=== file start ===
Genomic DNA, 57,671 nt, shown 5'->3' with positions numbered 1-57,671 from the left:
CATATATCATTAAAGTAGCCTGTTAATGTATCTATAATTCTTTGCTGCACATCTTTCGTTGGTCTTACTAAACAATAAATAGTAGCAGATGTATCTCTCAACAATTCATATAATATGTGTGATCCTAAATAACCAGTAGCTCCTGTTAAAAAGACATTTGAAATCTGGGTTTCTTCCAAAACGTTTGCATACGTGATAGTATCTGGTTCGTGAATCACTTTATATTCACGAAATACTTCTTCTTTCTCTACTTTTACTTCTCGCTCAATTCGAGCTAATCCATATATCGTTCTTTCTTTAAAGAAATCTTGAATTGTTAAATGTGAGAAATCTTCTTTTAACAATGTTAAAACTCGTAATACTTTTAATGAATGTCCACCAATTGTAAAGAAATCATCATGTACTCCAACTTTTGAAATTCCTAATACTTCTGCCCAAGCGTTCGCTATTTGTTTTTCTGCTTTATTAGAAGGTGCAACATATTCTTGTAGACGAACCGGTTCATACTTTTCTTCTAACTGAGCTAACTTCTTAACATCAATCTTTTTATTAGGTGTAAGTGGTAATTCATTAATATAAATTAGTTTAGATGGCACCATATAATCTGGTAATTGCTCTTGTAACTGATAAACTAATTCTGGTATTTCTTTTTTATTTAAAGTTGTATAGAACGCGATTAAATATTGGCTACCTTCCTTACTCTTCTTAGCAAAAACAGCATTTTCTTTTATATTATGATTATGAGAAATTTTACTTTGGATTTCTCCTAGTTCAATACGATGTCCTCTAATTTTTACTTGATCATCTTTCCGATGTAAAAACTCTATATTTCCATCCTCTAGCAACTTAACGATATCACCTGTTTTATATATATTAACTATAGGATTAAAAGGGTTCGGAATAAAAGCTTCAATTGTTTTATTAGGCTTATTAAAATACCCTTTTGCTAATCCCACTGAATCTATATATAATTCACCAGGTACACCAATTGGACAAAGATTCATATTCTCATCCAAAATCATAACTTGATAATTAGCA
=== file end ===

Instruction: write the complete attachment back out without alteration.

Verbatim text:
Genomic DNA, 57,671 nt, shown 5'->3' with positions numbered 1-57,671 from the left:
CATATATCATTAAAGTAGCCTGTTAATGTATCTATAATTCTTTGCTGCACATCTTTCGTTGGTCTTACTAAACAATAAATAGTAGCAGATGTATCTCTCAACAATTCATATAATATGTGTGATCCTAAATAACCAGTAGCTCCTGTTAAAAAGACATTTGAAATCTGGGTTTCTTCCAAAACGTTTGCATACGTGATAGTATCTGGTTCGTGAATCACTTTATATTCACGAAATACTTCTTCTTTCTCTACTTTTACTTCTCGCTCAATTCGAGCTAATCCATATATCGTTCTTTCTTTAAAGAAATCTTGAATTGTTAAATGTGAGAAATCTTCTTTTAACAATGTTAAAACTCGTAATACTTTTAATGAATGTCCACCAATTGTAAAGAAATCATCATGTACTCCAACTTTTGAAATTCCTAATACTTCTGCCCAAGCGTTCGCTATTTGTTTTTCTGCTTTATTAGAAGGTGCAACATATTCTTGTAGACGAACCGGTTCATACTTTTCTTCTAACTGAGCTAACTTCTTAACATCAATCTTTTTATTAGGTGTAAGTGGTAATTCATTAATATAAATTAGTTTAGATGGCACCATATAATCTGGTAATTGCTCTTGTAACTGATAAACTAATTCTGGTATTTCTTTTTTATTTAAAGTTGTATAGAACGCGATTAAATATTGGCTACCTTCCTTACTCTTCTTAGCAAAAACAGCATTTTCTTTTATATTATGATTATGAGAAATTTTACTTTGGATTTCTCCTAGTTCAATACGATGTCCTCTAATTTTTACTTGATCATCTTTCCGATGTAAAAACTCTATATTTCCATCCTCTAGCAACTTAACGATATCACCTGTTTTATATATATTAACTATAGGATTAAAAGGGTTCGGAATAAAAGCTTCAATTGTTTTATTAGGCTTATTAAAATACCCTTTTGCTAATCCCACTGAATCTATATATAATTCACCAGGTACACCAATTGGACAAAGATTCATATTCTCATCCAAAATCATAACTTGATAATTAGCA